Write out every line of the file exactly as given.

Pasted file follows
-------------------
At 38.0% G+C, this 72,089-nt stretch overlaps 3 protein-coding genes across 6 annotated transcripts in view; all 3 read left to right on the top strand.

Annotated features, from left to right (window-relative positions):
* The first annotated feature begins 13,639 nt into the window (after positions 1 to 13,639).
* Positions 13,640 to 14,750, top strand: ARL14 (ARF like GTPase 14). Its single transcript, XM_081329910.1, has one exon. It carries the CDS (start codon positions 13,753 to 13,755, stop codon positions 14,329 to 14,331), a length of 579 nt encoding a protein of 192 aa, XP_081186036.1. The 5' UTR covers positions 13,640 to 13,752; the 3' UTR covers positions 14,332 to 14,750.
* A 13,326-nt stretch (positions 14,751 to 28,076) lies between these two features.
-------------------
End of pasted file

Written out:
At 38.0% G+C, this 72,089-nt stretch overlaps 3 protein-coding genes across 6 annotated transcripts in view; all 3 read left to right on the top strand.

Annotated features, from left to right (window-relative positions):
* The first annotated feature begins 13,639 nt into the window (after positions 1 to 13,639).
* Positions 13,640 to 14,750, top strand: ARL14 (ARF like GTPase 14). Its single transcript, XM_081329910.1, has one exon. It carries the CDS (start codon positions 13,753 to 13,755, stop codon positions 14,329 to 14,331), a length of 579 nt encoding a protein of 192 aa, XP_081186036.1. The 5' UTR covers positions 13,640 to 13,752; the 3' UTR covers positions 14,332 to 14,750.
* A 13,326-nt stretch (positions 14,751 to 28,076) lies between these two features.